Staffing is the issue keeping NHS leaders awake at night — and which consumes two-thirds of trusts’ spending. The fortnightly The Ward Round newsletter, by HSJ workforce correspondent Annabelle Collins, ensures you are tuned in to the daily pressures on staff, and the wider trends and policies shaping the workforce.
“Gimmick-land” was a phrase used by one HSJ reader to describe news this week that 200 army medics and personnel have been drafted in to help hospitals in the Midlands under increasing covid pressure.
This is part of a national agreement for 400 Army officers to be made available to NHS England, and although the extra pairs of highly trained hands will be welcome in many trusts, there remains frustration that it is not easier for experienced clinicians wanting to return to the NHS to start work.
“I have volunteered time and again to help out on the frontline and yet the machinery is so slow that I am yet to be deployed,” another reader added. Considering the high staff sickness rates (although not as high as in the spring), the bureaucracy enabling staff to return to the health service must be slimmed down.
”Bringing in the Army” makes for a startling headline, as did reopening the Nightingale hospitals, but this is far from what the health service – and the workforce – need in reality.
In the East of England more than one in 10 nurses are off sick, with over half citing covid as the reason. A national agreement to allow nursing students to opt in and help with the covid response has been reached and is symptomatic of the desperation in the health service at the moment.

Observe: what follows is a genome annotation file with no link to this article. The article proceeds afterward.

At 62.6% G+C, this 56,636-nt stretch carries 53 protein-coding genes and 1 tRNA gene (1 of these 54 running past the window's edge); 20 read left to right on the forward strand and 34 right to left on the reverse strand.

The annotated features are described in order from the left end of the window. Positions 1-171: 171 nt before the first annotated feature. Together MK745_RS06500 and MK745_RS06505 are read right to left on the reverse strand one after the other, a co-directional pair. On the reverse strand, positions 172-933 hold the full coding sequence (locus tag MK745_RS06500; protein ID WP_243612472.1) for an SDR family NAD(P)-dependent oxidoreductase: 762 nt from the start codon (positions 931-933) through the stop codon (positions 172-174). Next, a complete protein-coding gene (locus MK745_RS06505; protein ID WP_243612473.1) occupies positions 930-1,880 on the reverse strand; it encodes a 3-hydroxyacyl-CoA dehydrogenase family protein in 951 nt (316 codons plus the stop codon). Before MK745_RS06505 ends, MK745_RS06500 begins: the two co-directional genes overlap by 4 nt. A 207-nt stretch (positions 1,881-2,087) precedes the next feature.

Mark Radford, chief nurse at Health Education England, has stressed the need to balance support for students wanting to help with covid nursing, with protecting the future pipeline of qualified nurses.
Ensuring the bigger education and training picture is not forgotten is crucial, both for the learning and wellbeing of students and future pipelines. Healthcare organisations do not always get this right.
An open letter sent by the president of the student union at Imperial College’s school of medicine lambasted its redeployment of students on clinical placements into an “unpaid compulsory role… to cover nursing and HCA shifts” just a few weeks before exams.
This heavy-handed approach is of course terrible for morale and potentially damaging for final year medics about to take their exams. And of course, it assumes they are equipped to take on roles which are different from what they are being trained to do.
Treating students badly at the beginning of their careers could well cause problems in the future.
An on-point Twitter thread from the director of UCL’s clinical operations unit, Christina Pagel, highlighted the need to plan for the future.
“For junior staff, there is the additional stress of missing months of training, falling behind in their exams. Don’t underestimate this. There will be pressure to dive back into study (often self-imposed pressure),” Professor Pagel said.
She called for an extension of the existing practitioner health programme for doctors and dentists, for mental health to be discussed openly by leaders, and health and wellbeing app usage scaled up.
“We burn out staff, we damage them and their families, we lose valuable expertise from the NHS and we lose compassionate, high quality care,” Professor Pagel said. “And we owe it to them.”
Barriers to vaccination?
Finally, a particular line in NHS chief operating officer Amanda Pritchard’s leaders update last week piqued our interest. Ms Pritchard said: “Making clear, as covered in the two sets of guidance above, that we should be universally offering locum, agency, bank and students the opportunity to be vaccinated, so please do press ahead with all these groups.”
If you are in one of these groups, or know of anyone who is, who has been denied a vaccine, I’d be keen to speak to you. You can contact me in confidence by emailing firstname.lastname@example.org